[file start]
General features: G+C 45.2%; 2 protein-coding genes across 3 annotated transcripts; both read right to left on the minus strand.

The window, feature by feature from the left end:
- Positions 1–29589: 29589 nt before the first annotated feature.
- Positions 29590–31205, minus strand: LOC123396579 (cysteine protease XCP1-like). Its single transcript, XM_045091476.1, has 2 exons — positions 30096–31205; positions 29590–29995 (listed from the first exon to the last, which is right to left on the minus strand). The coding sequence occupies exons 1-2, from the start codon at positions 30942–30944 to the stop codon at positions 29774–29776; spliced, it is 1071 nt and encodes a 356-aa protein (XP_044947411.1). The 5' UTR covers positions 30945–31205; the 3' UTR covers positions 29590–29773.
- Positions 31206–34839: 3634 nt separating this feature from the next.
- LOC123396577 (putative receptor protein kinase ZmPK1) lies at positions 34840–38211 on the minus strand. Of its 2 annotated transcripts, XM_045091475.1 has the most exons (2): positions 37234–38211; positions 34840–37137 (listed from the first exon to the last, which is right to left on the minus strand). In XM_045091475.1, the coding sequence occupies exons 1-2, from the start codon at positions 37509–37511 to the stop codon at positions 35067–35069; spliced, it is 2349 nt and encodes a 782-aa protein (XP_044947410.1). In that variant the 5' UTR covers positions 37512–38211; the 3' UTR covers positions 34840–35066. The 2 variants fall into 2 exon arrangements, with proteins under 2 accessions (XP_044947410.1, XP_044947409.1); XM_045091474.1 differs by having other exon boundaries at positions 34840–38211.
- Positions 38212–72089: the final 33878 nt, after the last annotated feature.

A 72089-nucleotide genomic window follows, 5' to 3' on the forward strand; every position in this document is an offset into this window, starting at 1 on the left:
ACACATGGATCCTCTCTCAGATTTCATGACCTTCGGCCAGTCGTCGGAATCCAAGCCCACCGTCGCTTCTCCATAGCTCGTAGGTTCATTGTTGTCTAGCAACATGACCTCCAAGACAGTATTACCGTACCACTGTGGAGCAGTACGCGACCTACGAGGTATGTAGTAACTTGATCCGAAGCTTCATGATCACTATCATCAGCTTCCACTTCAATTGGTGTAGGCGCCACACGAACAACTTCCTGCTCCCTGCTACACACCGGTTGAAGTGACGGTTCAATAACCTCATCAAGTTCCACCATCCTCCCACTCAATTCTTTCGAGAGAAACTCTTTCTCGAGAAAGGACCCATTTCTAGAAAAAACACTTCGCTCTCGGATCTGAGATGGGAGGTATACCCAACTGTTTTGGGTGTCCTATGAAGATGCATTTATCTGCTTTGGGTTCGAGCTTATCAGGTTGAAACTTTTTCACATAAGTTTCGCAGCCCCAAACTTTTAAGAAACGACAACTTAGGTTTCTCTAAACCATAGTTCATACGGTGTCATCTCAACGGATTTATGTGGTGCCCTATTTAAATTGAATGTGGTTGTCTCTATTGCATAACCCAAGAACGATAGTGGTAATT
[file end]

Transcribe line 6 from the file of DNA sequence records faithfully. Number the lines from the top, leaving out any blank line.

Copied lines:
- LOC123396577 (putative receptor protein kinase ZmPK1) lies at positions 34840–38211 on the minus strand. Of its 2 annotated transcripts, XM_045091475.1 has the most exons (2): positions 37234–38211; positions 34840–37137 (listed from the first exon to the last, which is right to left on the minus strand). In XM_045091475.1, the coding sequence occupies exons 1-2, from the start codon at positions 37509–37511 to the stop codon at positions 35067–35069; spliced, it is 2349 nt and encodes a 782-aa protein (XP_044947410.1). In that variant the 5' UTR covers positions 37512–38211; the 3' UTR covers positions 34840–35066. The 2 variants fall into 2 exon arrangements, with proteins under 2 accessions (XP_044947410.1, XP_044947409.1); XM_045091474.1 differs by having other exon boundaries at positions 34840–38211.